France has now made all its citizens automatic organ donors unless they sign a refusal registry to opt out.
A new law has come into force on January 1st, which “presumes consent” for French citizens’ organs to be removed after they die, unless they sign a refusal registry.
The New Law
France will now be joining European countries such as Austria and Spain who also implement similar laws.
French citizens will have to personally sign up to a refusal register if they would like to opt out of donating their organs.
According to The Guardian, over 150,000 people have already signed up since January 1st. As an alternative, citizens can also leave a signed document with a family member.
They could also verbally communicate their wishes to a family member who would then tell the medical teams upon the citizen’s death.
Why Did They Implement it
The European Union (EU) had led an effort to raise awareness about the lack of organ availability in the market, and how many people who wait for organs for transplant end up waiting a long time.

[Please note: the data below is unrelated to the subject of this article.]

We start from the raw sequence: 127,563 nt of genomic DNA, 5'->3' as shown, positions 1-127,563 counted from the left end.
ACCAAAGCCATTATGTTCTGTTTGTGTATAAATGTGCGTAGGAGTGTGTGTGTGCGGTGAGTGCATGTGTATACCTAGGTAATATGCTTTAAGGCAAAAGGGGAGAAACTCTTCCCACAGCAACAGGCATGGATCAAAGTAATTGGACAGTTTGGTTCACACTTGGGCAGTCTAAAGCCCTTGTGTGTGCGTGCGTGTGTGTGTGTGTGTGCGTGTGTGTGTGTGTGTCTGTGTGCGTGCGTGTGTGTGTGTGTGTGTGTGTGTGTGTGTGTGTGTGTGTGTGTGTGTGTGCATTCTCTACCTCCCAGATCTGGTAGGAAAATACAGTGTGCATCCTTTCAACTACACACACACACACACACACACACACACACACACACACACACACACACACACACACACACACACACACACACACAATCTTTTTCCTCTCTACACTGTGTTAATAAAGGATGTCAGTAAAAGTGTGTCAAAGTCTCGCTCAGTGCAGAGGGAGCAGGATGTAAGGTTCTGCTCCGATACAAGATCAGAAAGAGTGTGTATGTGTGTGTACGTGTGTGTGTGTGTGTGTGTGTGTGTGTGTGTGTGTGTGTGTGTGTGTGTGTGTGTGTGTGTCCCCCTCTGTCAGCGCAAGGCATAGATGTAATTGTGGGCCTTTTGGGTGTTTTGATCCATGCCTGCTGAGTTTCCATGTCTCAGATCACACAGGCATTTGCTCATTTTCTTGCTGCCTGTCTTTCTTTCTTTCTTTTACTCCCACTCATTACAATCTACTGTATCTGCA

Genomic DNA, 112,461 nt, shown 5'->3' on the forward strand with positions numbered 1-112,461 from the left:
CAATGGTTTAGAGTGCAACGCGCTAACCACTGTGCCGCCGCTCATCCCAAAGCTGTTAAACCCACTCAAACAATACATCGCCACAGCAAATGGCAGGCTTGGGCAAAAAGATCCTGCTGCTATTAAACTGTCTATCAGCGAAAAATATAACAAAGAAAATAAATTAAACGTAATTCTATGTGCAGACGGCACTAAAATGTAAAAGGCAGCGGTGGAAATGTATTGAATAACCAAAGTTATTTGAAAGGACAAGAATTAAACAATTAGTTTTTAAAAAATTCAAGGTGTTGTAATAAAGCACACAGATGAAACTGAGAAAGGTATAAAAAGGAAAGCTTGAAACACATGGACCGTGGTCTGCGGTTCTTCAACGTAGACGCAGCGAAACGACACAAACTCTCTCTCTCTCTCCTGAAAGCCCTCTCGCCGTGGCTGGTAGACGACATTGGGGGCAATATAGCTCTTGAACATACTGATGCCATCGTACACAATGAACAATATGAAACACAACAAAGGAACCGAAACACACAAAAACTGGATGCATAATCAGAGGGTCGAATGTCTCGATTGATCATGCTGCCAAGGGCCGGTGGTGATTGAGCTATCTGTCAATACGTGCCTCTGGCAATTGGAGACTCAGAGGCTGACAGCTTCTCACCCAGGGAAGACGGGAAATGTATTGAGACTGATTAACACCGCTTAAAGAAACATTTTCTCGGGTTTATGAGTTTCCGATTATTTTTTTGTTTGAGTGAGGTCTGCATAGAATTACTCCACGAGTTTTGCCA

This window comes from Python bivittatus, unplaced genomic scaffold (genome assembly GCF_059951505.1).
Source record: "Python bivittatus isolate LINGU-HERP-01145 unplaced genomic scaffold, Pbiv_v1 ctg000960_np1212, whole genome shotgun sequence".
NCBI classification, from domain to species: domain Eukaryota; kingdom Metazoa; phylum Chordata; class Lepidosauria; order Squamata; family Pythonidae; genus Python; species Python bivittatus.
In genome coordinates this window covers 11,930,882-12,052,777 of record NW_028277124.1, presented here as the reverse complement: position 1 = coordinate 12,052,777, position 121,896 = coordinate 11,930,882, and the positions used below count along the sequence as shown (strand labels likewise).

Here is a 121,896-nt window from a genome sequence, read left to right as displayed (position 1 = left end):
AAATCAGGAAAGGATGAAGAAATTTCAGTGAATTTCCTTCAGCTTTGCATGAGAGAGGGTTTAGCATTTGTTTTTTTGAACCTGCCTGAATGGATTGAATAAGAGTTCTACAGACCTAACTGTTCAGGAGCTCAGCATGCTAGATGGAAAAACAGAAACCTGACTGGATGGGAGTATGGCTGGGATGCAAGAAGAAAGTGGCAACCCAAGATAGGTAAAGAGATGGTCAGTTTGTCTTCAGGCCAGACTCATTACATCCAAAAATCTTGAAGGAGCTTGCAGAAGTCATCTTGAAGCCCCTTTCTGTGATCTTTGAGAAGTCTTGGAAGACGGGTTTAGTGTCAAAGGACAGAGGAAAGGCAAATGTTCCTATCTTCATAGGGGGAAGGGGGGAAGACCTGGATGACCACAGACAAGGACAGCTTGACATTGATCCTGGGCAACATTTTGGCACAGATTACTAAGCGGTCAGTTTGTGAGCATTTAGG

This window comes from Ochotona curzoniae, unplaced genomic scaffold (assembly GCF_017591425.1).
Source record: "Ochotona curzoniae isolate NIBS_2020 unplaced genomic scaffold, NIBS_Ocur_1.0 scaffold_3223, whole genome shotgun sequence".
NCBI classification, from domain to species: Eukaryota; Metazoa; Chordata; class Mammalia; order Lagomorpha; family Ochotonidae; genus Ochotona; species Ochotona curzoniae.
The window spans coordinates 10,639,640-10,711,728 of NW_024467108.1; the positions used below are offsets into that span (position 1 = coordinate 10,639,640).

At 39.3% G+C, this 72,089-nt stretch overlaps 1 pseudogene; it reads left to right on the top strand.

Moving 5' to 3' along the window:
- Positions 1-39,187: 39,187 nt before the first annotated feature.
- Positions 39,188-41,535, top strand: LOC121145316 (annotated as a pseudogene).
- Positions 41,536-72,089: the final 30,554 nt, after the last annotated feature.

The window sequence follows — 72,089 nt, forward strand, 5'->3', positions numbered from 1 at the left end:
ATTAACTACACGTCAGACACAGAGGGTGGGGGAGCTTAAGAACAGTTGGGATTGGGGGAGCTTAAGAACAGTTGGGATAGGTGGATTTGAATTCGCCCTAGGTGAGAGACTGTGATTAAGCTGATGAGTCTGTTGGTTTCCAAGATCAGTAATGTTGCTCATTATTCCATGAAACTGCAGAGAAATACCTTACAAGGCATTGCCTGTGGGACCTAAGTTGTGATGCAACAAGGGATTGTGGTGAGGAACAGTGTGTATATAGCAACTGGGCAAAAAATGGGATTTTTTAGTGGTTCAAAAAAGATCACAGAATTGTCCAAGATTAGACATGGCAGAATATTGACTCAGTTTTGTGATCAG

According to the reports, in 2014, around 86,000 people were waiting for organ donations in EU states, Norway and Turkey. It also pointed out that 16 people die everyday while waiting for a transplant.
France’s new law was created in an effort to dramatically increase the number of people on waiting lists for organ donors.
Other Countries’ on “Presumed Consent”
The UK had rejected the “presumed consent” system in 2008, and instead decided to increase public awareness about organ donation.
In 2015, Wales became the first UK nation to implement presumed consent. However, in other areas in the UK, the more common method to raise awareness is to let a family member know if someone would like to be a donor or not for doctors to take into account.
According to the NHS Blood and Transplant, 6,416 people in the UK alone are currently waiting for a transplant.